Generosity is at the core of the Christian life and our experience of God. God doesn’t give sparingly; He gives us abundantly more than we can ask or think. We become more cheerful in our giving by giving like God, where His grace has been working in our hearts to abound in generosity to others.
Articles and books on generosity will tell you that giving generously is a good thing to do and we should all do it. However, they don’t tend to address the why of giving. The motivation to give will determine if we will be happy or reluctant givers. Without addressing this issue, givers are robbed of the joy of giving and the church is robbed of precious gospel resources.
So, why should all Christians show profoundly more generosity than those who haven’t tasted the salvation of Christ?
God is Generous in Himself
Christians can be generous in many ways, including giving our money, time, energy, talent, as well as showing hospitality, sharing food, and other good works. Generosity overflows from our life in Christ. It’s a heart response because we are recipients of such amazing grace. We didn’t save ourselves. So, the logic follows that Christian generosity stands out from “normal” worldly generosity. In this sense, Christians should possess an unnatural and godly generosity—a cheerful, outrageous, and extravagant generosity. This kind of happy generosity ought to be driven by love and not pity. It shouldn’t be a reluctant generosity; Christians aren’t to give grudgingly. If our motivation is only to make ourselves feel better, the motivation is self-centered even though it’s meant for someone else. Therefore, the generosity itself cannot be cheerful because we’re in essence trying to buy cheerfulness.
Christian generosity is to be like that of our God. Yes, the unregenerate know how to give good gifts to their children, but how much more our heavenly Father who gives good gifts to His children (Matt. 7:11)? So, we who are His children share this overflowing generosity from our Father. We do to others what we would have them do to us. In fact, the Apostle Paul urges us to outdo each other in doing good to each other. How can any one of us actually live this out on a daily basis? How can we sustain this through our lives? It seems unobtainable to us.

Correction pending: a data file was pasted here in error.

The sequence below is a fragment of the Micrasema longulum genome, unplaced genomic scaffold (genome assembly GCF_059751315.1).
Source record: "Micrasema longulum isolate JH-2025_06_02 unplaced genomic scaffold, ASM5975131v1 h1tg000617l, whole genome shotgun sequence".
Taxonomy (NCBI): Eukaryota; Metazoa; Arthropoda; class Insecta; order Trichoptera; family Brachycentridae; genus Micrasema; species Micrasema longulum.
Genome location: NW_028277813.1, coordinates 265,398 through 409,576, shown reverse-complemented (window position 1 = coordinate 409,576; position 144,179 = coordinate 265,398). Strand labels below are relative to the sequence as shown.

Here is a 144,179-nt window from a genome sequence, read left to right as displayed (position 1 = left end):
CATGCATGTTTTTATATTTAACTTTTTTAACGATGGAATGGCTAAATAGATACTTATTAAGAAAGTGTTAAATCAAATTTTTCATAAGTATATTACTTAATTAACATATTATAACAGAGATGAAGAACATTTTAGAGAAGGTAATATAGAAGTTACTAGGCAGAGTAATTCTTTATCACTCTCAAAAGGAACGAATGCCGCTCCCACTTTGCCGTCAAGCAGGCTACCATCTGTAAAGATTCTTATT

God is Generous in the Gospel
“And you shall love the Lord your God with all your heart and with all your soul and with all your mind and with all your strength.’ The second is this: You shall love your neighbor as yourself.’” (Mark 12:30–31)
These are the greatest commandments according to Jesus, since our good works flow out of loving God. Also, because we love God, we can love others as ourselves and do good works for their good. This is the overflow of generosity. It is the road map for how we can possibly achieve a profound generosity. First, we must love the Lord our God with all that we are—then and only then can we love others as ourselves. Not through a transaction; not for what we can get in return; but because we love God unreservedly. The psalmist in Psalm 119:32 declares, “I will run in the way of your commandments when you enlarge my heart!”